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Biological Chemistry

Gut Bacteria Can Help Fight Cancer

Biochemistry: A patient’s microbiome can impact the efficacy of some cancer immunotherapies

by Sarah Everts
November 9, 2015 | A version of this story appeared in Volume 93, Issue 44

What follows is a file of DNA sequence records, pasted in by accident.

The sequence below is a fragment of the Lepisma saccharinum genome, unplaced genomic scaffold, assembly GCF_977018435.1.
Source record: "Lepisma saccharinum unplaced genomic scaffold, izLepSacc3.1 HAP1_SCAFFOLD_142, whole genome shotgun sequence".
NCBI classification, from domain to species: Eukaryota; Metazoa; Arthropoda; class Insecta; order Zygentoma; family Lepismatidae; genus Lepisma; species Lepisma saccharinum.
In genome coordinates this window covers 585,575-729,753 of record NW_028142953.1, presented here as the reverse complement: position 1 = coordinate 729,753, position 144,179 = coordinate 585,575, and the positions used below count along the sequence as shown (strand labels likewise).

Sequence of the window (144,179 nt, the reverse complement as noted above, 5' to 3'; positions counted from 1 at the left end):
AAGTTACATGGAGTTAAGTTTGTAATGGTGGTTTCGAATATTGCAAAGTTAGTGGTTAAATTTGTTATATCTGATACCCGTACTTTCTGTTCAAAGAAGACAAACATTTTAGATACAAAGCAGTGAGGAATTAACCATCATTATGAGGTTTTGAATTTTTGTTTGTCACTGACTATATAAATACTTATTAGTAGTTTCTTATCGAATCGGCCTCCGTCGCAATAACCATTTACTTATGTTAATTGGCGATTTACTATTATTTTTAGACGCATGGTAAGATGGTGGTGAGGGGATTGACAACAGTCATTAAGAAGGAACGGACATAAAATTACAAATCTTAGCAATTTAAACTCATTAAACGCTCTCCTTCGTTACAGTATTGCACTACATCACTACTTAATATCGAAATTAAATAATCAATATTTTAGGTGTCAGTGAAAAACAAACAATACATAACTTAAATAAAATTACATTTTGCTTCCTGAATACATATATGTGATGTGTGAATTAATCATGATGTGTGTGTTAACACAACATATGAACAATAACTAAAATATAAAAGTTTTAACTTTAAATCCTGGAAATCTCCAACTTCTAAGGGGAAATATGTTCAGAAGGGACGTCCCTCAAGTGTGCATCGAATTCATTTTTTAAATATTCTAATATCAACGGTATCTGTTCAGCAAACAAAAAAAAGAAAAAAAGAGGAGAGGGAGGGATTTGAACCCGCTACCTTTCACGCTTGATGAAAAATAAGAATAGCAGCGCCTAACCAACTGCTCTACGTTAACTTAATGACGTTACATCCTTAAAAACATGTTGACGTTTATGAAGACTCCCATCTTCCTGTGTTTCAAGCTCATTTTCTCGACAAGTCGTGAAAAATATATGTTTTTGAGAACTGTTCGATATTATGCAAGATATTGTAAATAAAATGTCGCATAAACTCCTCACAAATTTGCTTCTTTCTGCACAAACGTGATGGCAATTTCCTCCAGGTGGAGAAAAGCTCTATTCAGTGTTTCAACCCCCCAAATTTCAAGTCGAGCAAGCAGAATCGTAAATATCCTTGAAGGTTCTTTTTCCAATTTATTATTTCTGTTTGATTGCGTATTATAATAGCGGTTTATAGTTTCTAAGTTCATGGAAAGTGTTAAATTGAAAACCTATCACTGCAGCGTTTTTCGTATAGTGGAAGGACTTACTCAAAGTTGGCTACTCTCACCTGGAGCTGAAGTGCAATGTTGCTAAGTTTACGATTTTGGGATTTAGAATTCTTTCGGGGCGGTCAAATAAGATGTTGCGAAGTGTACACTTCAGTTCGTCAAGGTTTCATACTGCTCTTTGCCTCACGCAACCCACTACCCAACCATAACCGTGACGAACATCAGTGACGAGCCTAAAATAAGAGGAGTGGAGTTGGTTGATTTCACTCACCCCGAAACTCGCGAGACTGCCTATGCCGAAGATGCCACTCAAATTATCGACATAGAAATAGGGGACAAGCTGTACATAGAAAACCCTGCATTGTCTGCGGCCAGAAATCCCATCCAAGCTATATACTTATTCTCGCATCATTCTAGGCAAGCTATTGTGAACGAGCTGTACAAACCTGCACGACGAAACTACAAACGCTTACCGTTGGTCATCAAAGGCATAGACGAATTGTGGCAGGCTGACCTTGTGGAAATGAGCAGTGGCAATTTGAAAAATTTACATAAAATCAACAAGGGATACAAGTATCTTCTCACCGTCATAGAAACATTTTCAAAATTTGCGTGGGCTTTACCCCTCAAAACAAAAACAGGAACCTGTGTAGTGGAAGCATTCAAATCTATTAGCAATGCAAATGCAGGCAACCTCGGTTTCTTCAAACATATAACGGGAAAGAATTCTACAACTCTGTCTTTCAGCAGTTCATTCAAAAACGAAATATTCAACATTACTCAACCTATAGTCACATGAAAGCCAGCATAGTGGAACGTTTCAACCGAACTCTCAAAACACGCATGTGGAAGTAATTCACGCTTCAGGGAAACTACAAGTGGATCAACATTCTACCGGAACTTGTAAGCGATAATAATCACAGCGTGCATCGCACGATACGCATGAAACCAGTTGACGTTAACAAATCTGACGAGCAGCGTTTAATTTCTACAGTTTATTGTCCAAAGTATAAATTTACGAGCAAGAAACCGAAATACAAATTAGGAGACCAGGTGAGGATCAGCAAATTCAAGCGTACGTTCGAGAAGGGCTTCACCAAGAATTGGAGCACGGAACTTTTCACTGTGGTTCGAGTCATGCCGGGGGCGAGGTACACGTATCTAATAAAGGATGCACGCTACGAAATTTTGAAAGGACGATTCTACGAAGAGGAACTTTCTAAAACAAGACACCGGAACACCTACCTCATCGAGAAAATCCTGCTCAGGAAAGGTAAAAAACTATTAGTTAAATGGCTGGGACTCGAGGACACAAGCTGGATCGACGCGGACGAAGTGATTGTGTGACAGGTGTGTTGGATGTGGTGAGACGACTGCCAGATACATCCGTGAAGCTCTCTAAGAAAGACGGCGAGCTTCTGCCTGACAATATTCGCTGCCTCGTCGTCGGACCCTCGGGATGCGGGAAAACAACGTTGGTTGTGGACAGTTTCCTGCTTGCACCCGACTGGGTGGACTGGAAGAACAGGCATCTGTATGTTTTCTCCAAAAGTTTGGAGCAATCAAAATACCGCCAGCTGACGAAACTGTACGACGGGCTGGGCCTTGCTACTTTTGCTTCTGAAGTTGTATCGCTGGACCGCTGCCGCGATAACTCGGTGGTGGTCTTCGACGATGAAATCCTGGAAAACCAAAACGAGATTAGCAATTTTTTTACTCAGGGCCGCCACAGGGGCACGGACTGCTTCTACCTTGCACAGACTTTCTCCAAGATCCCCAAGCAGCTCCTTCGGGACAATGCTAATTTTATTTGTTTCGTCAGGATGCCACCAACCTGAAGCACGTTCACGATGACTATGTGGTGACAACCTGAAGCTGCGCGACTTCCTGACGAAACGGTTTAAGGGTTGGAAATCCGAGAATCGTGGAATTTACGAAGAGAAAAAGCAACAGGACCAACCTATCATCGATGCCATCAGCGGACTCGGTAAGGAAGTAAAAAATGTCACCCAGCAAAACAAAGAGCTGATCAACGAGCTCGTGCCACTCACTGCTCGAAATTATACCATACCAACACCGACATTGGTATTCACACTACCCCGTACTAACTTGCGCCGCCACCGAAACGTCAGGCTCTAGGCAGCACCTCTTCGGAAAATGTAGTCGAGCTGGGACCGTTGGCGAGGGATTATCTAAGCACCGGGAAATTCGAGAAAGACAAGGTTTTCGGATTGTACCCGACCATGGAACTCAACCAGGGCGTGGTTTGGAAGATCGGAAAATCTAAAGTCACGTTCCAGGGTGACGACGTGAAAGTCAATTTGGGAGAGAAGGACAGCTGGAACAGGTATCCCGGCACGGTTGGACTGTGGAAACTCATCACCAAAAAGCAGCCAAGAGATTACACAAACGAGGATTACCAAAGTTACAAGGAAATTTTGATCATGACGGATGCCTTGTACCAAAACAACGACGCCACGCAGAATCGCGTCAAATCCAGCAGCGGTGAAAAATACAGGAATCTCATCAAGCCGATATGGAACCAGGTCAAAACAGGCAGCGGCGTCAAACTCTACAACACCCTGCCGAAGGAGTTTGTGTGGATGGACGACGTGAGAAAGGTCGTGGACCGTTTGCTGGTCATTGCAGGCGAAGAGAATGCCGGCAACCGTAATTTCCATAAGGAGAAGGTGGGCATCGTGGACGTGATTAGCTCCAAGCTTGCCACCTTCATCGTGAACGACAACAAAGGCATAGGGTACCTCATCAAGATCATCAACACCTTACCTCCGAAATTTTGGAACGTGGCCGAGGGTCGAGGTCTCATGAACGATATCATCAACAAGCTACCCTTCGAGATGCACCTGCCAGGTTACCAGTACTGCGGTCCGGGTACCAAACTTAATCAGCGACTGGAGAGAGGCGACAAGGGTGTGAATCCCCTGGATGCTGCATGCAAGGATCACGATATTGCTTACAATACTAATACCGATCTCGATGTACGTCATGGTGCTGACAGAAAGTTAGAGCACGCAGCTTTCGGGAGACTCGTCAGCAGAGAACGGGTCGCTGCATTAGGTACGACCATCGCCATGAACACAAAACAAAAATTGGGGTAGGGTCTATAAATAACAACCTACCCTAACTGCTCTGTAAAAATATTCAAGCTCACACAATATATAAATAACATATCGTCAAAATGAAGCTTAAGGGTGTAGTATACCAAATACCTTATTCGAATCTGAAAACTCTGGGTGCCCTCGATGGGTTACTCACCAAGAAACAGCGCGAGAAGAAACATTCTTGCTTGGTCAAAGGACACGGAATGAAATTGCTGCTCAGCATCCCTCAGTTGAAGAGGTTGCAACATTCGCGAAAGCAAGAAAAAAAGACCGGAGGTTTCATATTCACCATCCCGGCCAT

Gut bacteria can boost the efficacy of antibody-based cancer treatments, according to two papers in Science (2015, DOI: 10.1126/aad1329 and 10.1126/science.aac4255). If the work in mice holds true for humans, cancer patients receiving immunotherapies might one day receive fecal transplants or probiotics to increase the presence of cancer-fighting bacteria in their guts. In one study, a team of researchers led by Laurence Zitvogel of Gustave Roussy cancer center found that the efficacy of ipilimumab, a monoclonal antibody used to fight skin cancer, was better at fighting tumors in mice with strong Bacteroidales and Burkholderiales populations in their intestines. Mice containing high levels of Clostridiales bacteria in their gut responded poorly to the treatment. In the other study, the University of Chicago’s Thomas F. Gajewski and coworkers found that feeding mice Bifidobacterium improved the outcome of monoclonal antibody treatments for skin melanomas. Sorting out the detailed interactions between gut bacteria and cancer immunotherapies may one day help clinicians modify patients’ microbiomes to optimize cancer treatments.


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